INS’s V Regulations

[Federal Register: September 7, 2001 (Volume 66, Number 174)]
[Rules and Regulations]
[Page 46697-46705]
From the Federal Register Online via GPO Access [wais.access.gpo.gov]
[DOCID:fr07se01-1] 
========================================================================
Rules and Regulations
Federal Register

________________________________________________________________________This section of the FEDERAL REGISTER contains regulatory documents
having general applicability and legal effect, most of which are keyed
to and codified in the Code of Federal Regulations, which is published
under 50 titles pursuant to 44 U.S.C. 1510.

The Code of Federal Regulations is sold by the Superintendent of Documents.
Prices of new books are listed in the first FEDERAL REGISTER issue of each
week.

========================================================================

[[Page 46697]]

DEPARTMENT OF JUSTICE

Immigration and Naturalization Service

8 CFR Parts 214, 245, 248, 274a, and 299

[INS No. 2117-01; AG Order No. 2502-2001]
RIN 1115-AG08

V Nonimmigrant Classification; Spouses and Children of Lawful Permanent Residents

AGENCY: Immigration and Naturalization Service, Justice.

ACTION: Interim rule with request for comments.

———————————————————————–

SUMMARY: This rule implements a new V nonimmigrant classification for
certain spouses and children of lawful permanent resident aliens that
was added by section 1102 of the Legal Immigration Family Equity Act
(LIFE) of 2000, Public Law 106-553, effective on December 21, 2000. To
be eligible for this new nonimmigrant category, the alien must be the
beneficiary of an immigrant visa petition that has been pending with
the Immigration and Naturalization Service (Service) for at least 3
years, or that has been approved and 3 years have passed since the
filing date. Eligible aliens may enter and work in the United States,
and continue to reside here while they wait for the immigrant visa
petition to be approved; their priority date to be reached for filing
for adjustment of status or an application for an immigrant visa; and
the adjudication of that application. This interim rule sets forth the
eligibility standards for V classification and the procedures for
changing to V nonimmigrant status while in the United States, and for
obtaining employment authorization based on V nonimmigrant status.

DATES: Effective date. This rule is effective on September 7, 2001.
Comment date. Comments must be submitted on or before November 6,
2001.

ADDRESSES: Please submit written comments to the Director, Policy
Directives and Instructions Branch, Immigration and Naturalization
Service, 425 I Street NW, Room 4034, Washington, DC 20536, via fax to
(202) 305-0143, or via email to INSREGS@USDOJ.GOV. To ensure proper
handling, please reference the INS No. 2117-01 on your correspondence.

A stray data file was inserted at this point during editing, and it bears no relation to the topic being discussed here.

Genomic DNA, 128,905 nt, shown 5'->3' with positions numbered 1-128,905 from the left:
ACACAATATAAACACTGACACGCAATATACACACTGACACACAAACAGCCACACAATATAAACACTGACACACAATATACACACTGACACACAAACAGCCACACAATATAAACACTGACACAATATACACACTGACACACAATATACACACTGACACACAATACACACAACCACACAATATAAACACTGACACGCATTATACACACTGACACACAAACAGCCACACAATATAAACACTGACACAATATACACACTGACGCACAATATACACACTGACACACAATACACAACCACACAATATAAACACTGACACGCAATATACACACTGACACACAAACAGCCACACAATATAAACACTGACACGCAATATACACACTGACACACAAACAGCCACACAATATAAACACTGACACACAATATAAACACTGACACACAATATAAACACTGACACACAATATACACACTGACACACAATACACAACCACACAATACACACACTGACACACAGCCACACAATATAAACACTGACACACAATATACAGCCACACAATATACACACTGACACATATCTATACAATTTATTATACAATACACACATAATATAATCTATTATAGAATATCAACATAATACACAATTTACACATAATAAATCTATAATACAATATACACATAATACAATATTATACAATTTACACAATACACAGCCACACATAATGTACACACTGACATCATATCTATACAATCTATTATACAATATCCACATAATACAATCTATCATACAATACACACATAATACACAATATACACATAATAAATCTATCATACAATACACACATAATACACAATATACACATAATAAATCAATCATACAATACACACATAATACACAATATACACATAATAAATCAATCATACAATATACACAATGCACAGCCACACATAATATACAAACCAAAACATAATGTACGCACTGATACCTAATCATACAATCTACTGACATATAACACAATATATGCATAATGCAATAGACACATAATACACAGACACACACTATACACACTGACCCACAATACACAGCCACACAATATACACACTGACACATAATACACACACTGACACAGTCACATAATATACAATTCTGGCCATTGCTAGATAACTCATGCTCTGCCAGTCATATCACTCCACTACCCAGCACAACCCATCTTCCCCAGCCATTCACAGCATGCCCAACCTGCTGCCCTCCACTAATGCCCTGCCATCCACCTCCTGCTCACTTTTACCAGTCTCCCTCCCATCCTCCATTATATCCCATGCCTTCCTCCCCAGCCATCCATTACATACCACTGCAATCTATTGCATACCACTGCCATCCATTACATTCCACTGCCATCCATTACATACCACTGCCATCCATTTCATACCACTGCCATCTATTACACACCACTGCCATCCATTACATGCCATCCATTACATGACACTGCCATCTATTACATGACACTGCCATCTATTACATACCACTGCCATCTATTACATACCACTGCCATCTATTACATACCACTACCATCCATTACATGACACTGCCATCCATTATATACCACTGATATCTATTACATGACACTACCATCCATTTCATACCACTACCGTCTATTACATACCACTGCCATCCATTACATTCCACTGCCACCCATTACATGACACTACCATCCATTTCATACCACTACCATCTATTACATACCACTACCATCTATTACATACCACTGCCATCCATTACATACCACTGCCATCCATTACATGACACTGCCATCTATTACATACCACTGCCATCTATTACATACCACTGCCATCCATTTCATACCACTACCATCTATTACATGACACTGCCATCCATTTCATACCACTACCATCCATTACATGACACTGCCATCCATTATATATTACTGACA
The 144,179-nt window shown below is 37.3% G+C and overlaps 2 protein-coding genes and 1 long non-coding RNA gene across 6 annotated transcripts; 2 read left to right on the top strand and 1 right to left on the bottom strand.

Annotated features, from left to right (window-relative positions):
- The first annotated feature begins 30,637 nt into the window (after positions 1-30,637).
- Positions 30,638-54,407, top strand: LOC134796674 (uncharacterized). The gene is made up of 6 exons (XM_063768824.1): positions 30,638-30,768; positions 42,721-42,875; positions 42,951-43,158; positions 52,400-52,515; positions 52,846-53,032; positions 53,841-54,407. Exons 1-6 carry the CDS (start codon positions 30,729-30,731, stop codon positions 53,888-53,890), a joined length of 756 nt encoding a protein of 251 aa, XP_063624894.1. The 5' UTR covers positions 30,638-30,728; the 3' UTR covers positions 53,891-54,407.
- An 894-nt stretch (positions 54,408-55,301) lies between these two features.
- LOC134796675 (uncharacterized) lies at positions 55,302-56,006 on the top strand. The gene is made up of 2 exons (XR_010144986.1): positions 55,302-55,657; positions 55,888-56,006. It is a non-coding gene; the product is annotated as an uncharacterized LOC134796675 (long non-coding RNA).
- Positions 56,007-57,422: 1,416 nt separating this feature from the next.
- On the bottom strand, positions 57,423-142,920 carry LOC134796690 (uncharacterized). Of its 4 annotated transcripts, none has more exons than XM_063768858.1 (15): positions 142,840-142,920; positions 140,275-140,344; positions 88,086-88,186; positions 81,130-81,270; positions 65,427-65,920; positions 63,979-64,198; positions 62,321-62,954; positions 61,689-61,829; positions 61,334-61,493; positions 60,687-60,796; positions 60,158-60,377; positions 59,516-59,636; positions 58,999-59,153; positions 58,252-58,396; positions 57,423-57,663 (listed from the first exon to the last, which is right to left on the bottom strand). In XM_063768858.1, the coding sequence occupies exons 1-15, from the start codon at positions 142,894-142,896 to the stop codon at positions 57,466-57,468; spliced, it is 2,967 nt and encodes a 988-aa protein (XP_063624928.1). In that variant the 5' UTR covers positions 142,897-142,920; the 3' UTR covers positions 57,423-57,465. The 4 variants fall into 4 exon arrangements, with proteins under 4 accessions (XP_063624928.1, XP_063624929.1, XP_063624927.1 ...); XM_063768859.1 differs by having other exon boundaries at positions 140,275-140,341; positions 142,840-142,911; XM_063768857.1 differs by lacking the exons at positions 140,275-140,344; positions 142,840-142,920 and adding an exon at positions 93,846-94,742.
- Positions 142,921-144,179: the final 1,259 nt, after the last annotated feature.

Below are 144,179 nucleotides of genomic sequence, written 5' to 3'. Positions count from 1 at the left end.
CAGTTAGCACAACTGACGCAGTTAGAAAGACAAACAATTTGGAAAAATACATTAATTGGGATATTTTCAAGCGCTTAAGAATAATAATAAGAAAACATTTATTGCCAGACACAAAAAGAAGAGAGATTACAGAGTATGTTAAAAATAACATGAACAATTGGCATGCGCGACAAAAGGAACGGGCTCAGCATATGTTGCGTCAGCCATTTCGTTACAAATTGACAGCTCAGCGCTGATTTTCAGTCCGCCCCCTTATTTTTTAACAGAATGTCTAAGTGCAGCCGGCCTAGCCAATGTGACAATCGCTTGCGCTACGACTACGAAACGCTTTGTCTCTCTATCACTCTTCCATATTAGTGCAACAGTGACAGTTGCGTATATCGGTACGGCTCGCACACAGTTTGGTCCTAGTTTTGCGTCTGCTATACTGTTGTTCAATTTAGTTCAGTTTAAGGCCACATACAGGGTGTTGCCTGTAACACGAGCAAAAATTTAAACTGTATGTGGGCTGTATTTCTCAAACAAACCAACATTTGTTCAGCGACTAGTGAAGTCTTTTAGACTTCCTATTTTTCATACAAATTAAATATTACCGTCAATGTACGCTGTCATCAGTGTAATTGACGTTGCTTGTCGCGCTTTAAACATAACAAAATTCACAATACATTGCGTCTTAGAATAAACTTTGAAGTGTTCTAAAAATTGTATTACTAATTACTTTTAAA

Comments are available for public inspection at this location by
calling (202) 514-3048 to arrange for an appointment.

FOR FURTHER INFORMATION CONTACT: Michael Valverde, Residence and Status
Branch, Immigration and Naturalization Service, 425 I Street, NW, Room
3214, Washington, DC 20536, Telephone (202) 514-4754.

SUPPLEMENTARY INFORMATION:

Background

Section 1102 of the LIFE Act amends the Immigration and Nationality
Act, as amended (8 U.S.C. 1101, et seq.) (Act), in three ways:
(1) Section 1102 amends section 101(a)(15) of the Act (8 U.S.C.
1101(a)(15)) to add a new nonimmigrant classification, paragraph (V),
for certain spouses and children of lawful permanent residents (LPRs),
who have waited at least 3 years for the availability of an immigrant
visa number in the family-based second (F2A) preference category in
accordance with the State Department’s monthly Visa Bulletin. Eligible
spouses and children (under 21 years old and unmarried) of LPRs outside
the United States may apply for a V nonimmigrant visa abroad and for
admission to the United States as a V nonimmigrant. If already present
in the United States, eligible aliens may obtain V nonimmigrant status
while remaining in the United States.
(2) Section 1102 of LIFE also adds section 214(o) to the Act (8
U.S.C. 1184(o)) in order to provide the terms and conditions of V
nonimmigrant status and employment authorization.
(3) Section 1102 of LIFE makes conforming amendments to sections
214(b) and 214(h) of the Act (8 U.S.C. 1184(b) and 1184(h)) to include
reference to the V nonimmigrant classification.

Who Is Eligible for V Nonimmigrant Status?

To be eligible for V nonimmigrant status, the alien must be the
beneficiary of an immigrant visa petition, Form I-130, Petition for
Alien Relative, that was filed by the LPR on or before December 21,
2000, under the F2A preference category of section 203(a)(2)(A) of the
Act (8 U.S.C. 1153(a)(2)(A)). The child of a petitioned-for spouse or
child beneficiary is also eligible for such status if he or she is
accompanying or following to join such an alien.
The alien is eligible for V status if the Form I-130 immigrant visa
petition has been pending for 3 years or more. In addition, the alien